I celebrate my son Terry who I have every confidence is with my Savior Jesus. He rests. I celebrate his life, which did not cease when his body died. At the same time I reflect on the hope of finishing the work to which I am called. I have no guarantee. We have no guarantee. You have no guarantee. Terry was caught unawares and died in a matter of hours; he had no guarantee. We all have no guarantee that we will finish the call. …but we can have a guarantee to be an unceasing spiritual being with a glorious, unending destiny.

How will I live my life? How can I live my life, except as an apprentice of Jesus learning from him daily how to live my life as he would live my life if he were me.

Each of us is conceived with a nature alienated from God. We are born that way into this world. Humanity lives bodily with spiritual death as a reality that is both current and never-ending. All humans are embodied spirits, but spiritual dead, alienated from God and if we remain alienated when our body dies we remain alienated forever and experience every depth of death. It is only by our spirit being replaced with a new spirit (which Jesus called being born again) that we gain anew the abundant and eternal life of God to transform us into an unceasing spiritual being with a glorious, unending destiny. Those who are regenerated so in spirit, will never see death, but may for a while not even know the body has died. I hope you want that too.

It is a mystery of sorts, I suppose, in the way God ordained the sacrificial death of Jesus Christ to enable each of us to have a never ceasing life with him. Death is a terrible thing that looms over life, but it is resolved for us by Christ if we will follow him with all that we are.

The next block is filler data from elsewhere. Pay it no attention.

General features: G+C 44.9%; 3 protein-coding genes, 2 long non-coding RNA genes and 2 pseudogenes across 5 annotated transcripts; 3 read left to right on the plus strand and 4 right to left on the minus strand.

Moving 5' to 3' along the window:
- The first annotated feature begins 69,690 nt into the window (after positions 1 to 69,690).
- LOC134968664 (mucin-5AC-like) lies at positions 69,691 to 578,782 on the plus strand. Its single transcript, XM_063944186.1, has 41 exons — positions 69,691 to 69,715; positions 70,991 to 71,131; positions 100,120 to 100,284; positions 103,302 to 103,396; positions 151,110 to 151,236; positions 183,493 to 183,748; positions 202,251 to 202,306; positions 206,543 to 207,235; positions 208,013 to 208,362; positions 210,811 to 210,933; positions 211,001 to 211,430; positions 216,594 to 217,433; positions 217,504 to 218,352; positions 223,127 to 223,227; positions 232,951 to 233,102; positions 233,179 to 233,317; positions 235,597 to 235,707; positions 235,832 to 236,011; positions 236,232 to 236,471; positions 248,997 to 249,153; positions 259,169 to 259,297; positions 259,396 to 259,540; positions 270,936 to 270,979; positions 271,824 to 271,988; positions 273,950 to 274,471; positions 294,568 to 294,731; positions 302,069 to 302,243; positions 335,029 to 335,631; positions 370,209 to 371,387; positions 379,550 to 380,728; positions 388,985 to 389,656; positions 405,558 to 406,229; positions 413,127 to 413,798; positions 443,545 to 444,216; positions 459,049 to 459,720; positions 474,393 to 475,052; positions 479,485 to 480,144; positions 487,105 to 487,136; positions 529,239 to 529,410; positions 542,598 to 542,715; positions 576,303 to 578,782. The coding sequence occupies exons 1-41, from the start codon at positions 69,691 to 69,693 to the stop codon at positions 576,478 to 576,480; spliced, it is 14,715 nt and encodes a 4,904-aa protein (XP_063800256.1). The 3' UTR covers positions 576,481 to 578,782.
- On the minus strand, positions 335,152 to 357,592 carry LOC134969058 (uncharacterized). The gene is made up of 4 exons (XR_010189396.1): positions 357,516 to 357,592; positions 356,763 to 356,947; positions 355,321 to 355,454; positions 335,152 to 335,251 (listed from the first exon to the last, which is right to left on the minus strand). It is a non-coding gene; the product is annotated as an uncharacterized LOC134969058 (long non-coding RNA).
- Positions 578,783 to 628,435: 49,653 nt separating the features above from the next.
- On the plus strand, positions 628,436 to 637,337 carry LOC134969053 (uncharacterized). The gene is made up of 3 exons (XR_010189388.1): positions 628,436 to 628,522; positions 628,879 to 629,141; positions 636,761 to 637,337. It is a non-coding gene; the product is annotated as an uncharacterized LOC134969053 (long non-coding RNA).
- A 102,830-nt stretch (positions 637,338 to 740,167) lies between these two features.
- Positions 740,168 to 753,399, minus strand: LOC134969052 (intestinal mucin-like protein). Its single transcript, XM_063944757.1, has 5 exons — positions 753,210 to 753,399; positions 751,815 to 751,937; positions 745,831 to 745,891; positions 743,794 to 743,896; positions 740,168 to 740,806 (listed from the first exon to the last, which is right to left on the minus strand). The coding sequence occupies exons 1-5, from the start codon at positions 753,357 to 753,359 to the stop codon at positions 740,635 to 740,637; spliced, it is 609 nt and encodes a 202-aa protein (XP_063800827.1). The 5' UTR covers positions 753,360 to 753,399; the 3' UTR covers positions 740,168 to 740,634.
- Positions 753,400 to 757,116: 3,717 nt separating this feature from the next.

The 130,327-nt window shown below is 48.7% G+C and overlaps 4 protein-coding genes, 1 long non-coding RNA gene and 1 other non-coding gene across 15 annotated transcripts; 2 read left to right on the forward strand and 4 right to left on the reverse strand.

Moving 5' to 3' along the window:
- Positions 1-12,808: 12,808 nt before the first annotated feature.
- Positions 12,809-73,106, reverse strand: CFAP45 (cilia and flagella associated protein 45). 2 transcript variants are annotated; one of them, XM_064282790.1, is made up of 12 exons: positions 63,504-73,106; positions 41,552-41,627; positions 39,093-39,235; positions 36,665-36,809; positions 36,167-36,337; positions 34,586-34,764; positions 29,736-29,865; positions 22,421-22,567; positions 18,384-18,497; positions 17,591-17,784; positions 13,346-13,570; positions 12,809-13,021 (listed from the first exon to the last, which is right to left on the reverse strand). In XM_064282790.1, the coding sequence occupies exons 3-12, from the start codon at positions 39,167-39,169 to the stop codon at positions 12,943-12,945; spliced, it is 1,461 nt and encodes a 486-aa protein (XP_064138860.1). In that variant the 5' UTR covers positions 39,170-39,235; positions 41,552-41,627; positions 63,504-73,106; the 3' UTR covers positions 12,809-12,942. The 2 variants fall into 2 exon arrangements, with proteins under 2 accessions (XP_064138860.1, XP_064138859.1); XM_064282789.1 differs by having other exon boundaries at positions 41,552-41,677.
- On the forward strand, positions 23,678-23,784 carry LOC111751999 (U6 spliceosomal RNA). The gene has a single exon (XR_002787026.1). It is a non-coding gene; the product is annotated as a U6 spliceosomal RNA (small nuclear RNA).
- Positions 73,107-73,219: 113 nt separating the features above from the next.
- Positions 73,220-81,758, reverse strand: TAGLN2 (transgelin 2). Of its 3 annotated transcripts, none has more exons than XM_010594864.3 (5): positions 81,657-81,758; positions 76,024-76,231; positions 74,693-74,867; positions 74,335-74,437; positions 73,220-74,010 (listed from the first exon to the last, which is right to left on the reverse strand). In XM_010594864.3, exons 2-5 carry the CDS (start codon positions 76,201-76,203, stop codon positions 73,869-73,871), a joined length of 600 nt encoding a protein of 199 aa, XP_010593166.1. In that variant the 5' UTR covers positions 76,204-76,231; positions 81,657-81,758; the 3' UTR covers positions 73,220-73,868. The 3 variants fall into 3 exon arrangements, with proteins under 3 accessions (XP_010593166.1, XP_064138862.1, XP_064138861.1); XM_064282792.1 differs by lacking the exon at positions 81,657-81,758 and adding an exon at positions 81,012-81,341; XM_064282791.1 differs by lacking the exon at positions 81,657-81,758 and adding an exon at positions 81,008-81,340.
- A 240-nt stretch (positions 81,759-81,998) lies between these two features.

My reflection………… If your spirit has been made anew, then: Measure your calling; Assess your apprenticeship with the Master; Assess your calling as an Ambassador of the Almighty and Emissary of the Kingdom of the Heavens; and savor the days that you have left to change the world through the power of Jesus name.

I am grateful to know my son Terry is and always will be an unceasing spiritual being with a glorious, unending destiny in the presence of Jesus and in fellowship with him. I am grateful to a good and kind and loving Father, my Lord, our God.


Tim Morris is the Director of Ecclesiolae Ministries Foundation, cofounded with Julie Morris. Ecclesiolae seeks to support Christians in their Spiritual Formation, Strengthening Ministry Marriages, and expanding the growth of MicroChurches within MegaChurches. Tim earned a BS in Business Management and completes an MA in Theology, from Wesley Biblical Seminary in the Spring of 2024.